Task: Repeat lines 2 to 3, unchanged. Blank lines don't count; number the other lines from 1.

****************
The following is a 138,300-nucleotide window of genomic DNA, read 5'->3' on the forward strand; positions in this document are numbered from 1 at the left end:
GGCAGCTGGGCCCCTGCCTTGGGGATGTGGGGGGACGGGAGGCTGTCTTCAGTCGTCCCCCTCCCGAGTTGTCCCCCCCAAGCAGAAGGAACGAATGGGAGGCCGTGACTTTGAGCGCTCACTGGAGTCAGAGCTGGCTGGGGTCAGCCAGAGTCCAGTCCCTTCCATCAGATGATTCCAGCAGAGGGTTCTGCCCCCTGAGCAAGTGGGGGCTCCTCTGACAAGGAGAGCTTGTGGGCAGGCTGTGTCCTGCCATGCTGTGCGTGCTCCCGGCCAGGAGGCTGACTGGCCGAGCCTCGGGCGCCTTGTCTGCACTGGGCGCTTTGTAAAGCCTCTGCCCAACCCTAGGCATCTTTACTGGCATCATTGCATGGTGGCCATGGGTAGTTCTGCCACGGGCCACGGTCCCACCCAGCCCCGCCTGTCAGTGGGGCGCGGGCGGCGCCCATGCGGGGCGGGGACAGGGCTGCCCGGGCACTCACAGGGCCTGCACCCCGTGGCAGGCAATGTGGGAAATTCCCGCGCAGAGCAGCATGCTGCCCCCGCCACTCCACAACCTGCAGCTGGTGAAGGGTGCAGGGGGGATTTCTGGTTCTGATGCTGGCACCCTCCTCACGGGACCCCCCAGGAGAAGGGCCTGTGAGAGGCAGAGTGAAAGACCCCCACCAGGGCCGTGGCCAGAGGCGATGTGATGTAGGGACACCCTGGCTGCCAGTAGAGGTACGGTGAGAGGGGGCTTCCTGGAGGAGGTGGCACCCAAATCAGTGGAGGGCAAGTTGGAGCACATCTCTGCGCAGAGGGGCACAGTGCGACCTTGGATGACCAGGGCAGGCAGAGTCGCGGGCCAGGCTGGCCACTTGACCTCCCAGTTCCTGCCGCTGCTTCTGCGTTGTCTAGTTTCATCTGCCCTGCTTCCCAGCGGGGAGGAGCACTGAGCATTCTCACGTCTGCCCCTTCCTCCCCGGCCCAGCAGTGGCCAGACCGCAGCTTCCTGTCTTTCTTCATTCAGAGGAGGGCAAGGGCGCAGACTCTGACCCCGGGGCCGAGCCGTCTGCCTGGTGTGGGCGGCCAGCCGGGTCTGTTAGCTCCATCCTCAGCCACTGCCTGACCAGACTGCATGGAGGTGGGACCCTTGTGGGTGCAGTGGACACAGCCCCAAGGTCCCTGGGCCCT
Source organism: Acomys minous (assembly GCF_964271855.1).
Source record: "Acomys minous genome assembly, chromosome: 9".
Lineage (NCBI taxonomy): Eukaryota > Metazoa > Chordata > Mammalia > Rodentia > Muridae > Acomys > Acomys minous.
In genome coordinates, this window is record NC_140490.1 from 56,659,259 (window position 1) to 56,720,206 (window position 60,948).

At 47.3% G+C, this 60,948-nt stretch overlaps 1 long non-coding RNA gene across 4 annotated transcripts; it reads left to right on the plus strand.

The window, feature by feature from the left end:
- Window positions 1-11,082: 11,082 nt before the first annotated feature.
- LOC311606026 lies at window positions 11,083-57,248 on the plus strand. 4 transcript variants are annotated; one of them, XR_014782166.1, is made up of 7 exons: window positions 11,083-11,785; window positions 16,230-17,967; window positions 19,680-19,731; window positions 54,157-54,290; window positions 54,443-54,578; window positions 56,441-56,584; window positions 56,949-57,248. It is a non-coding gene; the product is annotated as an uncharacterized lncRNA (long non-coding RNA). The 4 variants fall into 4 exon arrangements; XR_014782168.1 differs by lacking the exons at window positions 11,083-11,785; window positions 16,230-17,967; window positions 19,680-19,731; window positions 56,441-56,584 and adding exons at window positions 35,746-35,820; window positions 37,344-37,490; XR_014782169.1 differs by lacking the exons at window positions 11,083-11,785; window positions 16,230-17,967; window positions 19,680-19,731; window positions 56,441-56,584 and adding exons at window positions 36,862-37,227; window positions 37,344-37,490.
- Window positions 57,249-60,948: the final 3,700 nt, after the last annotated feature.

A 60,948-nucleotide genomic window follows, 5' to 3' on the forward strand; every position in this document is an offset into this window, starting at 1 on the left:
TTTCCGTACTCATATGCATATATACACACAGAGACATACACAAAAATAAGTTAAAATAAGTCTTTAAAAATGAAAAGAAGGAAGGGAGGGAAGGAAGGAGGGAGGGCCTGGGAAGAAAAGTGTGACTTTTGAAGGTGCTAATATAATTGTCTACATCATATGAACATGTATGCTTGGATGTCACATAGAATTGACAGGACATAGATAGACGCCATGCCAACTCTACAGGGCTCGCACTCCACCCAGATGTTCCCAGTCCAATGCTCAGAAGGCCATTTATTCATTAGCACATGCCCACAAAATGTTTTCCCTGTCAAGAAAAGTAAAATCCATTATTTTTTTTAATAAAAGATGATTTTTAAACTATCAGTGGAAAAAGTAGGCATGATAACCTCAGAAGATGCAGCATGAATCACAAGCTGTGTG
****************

GGCAGCTGGGCCCCTGCCTTGGGGATGTGGGGGGACGGGAGGCTGTCTTCAGTCGTCCCCCTCCCGAGTTGTCCCCCCCAAGCAGAAGGAACGAATGGGAGGCCGTGACTTTGAGCGCTCACTGGAGTCAGAGCTGGCTGGGGTCAGCCAGAGTCCAGTCCCTTCCATCAGATGATTCCAGCAGAGGGTTCTGCCCCCTGAGCAAGTGGGGGCTCCTCTGACAAGGAGAGCTTGTGGGCAGGCTGTGTCCTGCCATGCTGTGCGTGCTCCCGGCCAGGAGGCTGACTGGCCGAGCCTCGGGCGCCTTGTCTGCACTGGGCGCTTTGTAAAGCCTCTGCCCAACCCTAGGCATCTTTACTGGCATCATTGCATGGTGGCCATGGGTAGTTCTGCCACGGGCCACGGTCCCACCCAGCCCCGCCTGTCAGTGGGGCGCGGGCGGCGCCCATGCGGGGCGGGGACAGGGCTGCCCGGGCACTCACAGGGCCTGCACCCCGTGGCAGGCAATGTGGGAAATTCCCGCGCAGAGCAGCATGCTGCCCCCGCCACTCCACAACCTGCAGCTGGTGAAGGGTGCAGGGGGGATTTCTGGTTCTGATGCTGGCACCCTCCTCACGGGACCCCCCAGGAGAAGGGCCTGTGAGAGGCAGAGTGAAAGACCCCCACCAGGGCCGTGGCCAGAGGCGATGTGATGTAGGGACACCCTGGCTGCCAGTAGAGGTACGGTGAGAGGGGGCTTCCTGGAGGAGGTGGCACCCAAATCAGTGGAGGGCAAGTTGGAGCACATCTCTGCGCAGAGGGGCACAGTGCGACCTTGGATGACCAGGGCAGGCAGAGTCGCGGGCCAGGCTGGCCACTTGACCTCCCAGTTCCTGCCGCTGCTTCTGCGTTGTCTAGTTTCATCTGCCCTGCTTCCCAGCGGGGAGGAGCACTGAGCATTCTCACGTCTGCCCCTTCCTCCCCGGCCCAGCAGTGGCCAGACCGCAGCTTCCTGTCTTTCTTCATTCAGAGGAGGGCAAGGGCGCAGACTCTGACCCCGGGGCCGAGCCGTCTGCCTGGTGTGGGCGGCCAGCCGGGTCTGTTAGCTCCATCCTCAGCCACTGCCTGACCAGACTGCATGGAGGTGGGACCCTTGTGGGTGCAGTGGACACAGCCCCAAGGTCCCTGGGCCCT
Source organism: Acomys minous (assembly GCF_964271855.1).